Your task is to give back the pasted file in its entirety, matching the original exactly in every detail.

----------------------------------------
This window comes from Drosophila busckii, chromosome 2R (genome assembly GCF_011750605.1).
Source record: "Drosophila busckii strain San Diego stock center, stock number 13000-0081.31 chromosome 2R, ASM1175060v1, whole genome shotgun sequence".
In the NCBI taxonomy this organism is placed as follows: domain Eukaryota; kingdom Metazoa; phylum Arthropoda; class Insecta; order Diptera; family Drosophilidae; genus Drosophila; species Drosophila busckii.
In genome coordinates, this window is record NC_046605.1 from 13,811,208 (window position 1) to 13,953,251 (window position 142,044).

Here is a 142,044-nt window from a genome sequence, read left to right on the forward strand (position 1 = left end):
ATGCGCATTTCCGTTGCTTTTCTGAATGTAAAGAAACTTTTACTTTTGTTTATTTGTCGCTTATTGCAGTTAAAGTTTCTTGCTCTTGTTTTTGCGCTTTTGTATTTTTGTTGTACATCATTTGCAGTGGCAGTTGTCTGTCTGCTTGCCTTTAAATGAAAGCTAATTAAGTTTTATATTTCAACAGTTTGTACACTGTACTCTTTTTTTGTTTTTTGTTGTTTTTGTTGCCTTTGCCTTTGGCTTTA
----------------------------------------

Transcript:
This window comes from Drosophila busckii, chromosome 2R (genome assembly GCF_011750605.1).
Source record: "Drosophila busckii strain San Diego stock center, stock number 13000-0081.31 chromosome 2R, ASM1175060v1, whole genome shotgun sequence".
In the NCBI taxonomy this organism is placed as follows: domain Eukaryota; kingdom Metazoa; phylum Arthropoda; class Insecta; order Diptera; family Drosophilidae; genus Drosophila; species Drosophila busckii.
In genome coordinates, this window is record NC_046605.1 from 13,811,208 (window position 1) to 13,953,251 (window position 142,044).

Here is a 142,044-nt window from a genome sequence, read left to right on the forward strand (position 1 = left end):
ATGCGCATTTCCGTTGCTTTTCTGAATGTAAAGAAACTTTTACTTTTGTTTATTTGTCGCTTATTGCAGTTAAAGTTTCTTGCTCTTGTTTTTGCGCTTTTGTATTTTTGTTGTACATCATTTGCAGTGGCAGTTGTCTGTCTGCTTGCCTTTAAATGAAAGCTAATTAAGTTTTATATTTCAACAGTTTGTACACTGTACTCTTTTTTTGTTTTTTGTTGTTTTTGTTGCCTTTGCCTTTGGCTTTA